A. As substantive: 1. A tinkling metallic sound, as of coins, a chain, Ji-hăd , jě-hăd, 8. (Arabic.) A holy war pro- &c: *
1. An occasional petty piece of work of any kind, claimed by the Mussulmans against Christians. 2. That which jingles or gives out a tinkling"
undertaken for a stated price. The Sheeabs do not now consider it legitimate to do sound; a child's rattle.
" What tool is there job after job will not hack?" this. The Soonees reserve the measure for great 3. A correspondence of sound in rhymes, especi.
Moore: Sale of the Tools, emergencies. Fanatics attempted to set one on foot ally when the verses have little or no real merit.
2. Anything, of greater or less importance, underin India in 1877. Sheik ul Islam, at Constantinople, 4. Verse of an ordinary, indifferent, or homely taken for a fixed sum; as, The engineer received so proclaimed one against the Russians about 1877. nature; doggerel.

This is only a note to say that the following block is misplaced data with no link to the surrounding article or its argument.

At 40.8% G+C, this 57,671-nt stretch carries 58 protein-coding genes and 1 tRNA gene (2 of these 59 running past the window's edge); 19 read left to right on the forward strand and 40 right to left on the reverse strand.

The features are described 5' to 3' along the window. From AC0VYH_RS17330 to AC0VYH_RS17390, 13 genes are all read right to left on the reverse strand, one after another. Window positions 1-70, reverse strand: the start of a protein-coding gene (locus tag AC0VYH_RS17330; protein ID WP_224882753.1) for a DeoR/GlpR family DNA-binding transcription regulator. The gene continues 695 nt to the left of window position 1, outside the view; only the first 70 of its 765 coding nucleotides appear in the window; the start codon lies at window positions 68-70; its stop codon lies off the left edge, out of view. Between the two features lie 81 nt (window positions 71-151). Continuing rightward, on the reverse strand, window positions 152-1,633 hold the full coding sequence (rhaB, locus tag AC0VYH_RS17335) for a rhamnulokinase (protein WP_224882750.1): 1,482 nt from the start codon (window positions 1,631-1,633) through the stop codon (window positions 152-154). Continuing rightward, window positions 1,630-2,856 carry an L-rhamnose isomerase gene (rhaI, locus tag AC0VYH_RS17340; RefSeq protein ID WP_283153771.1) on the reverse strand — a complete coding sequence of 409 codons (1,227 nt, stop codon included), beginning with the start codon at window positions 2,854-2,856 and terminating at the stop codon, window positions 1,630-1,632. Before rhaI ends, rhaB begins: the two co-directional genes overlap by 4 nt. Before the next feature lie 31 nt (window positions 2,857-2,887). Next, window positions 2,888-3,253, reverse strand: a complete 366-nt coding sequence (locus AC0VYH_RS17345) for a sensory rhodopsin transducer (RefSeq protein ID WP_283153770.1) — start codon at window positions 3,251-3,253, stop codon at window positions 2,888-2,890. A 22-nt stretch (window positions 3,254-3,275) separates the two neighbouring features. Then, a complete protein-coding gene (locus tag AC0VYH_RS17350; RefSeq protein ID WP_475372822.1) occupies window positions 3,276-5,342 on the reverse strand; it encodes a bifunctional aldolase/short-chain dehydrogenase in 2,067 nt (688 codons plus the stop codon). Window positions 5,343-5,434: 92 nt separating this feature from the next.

much for the job. JIII (1), 8. [GILL.] A giddy or flirting girl. 5. A covered two-wheeled car. (Ireland.)
3. Any occurrence, fortunate or otherwise; as, It €. (PI.) A popular name for St. Anthony's fire was a good (or bad) job for him. Jill-flirt, 8. A giddy or wanton girl; a jilt.
4. A situation, a place of employment; as, He has lin-glēr, *ģin-glēr, 8. [Eng. jingl(e); -er.] got a good job. (Colloq.) Jill (2), 8. [GILL.] A metal cup. One who or that which jingles.
5. An undertaking, ostensibly for the benefit of 112-let, 8. [Eng. jill; -et.) A jilt, a giddy girl. jin-gling, pr. par., a. & 8. [JINGLE, v.]
the country or some public body, really for one's jilt, 8. [A contract. of jillet.)
A. & B. As pr. par. & particip. adj.: (See the tismo
private benefit. (Often applied to a piece of nepo1. A coquette; a woman who capriciously or verb.)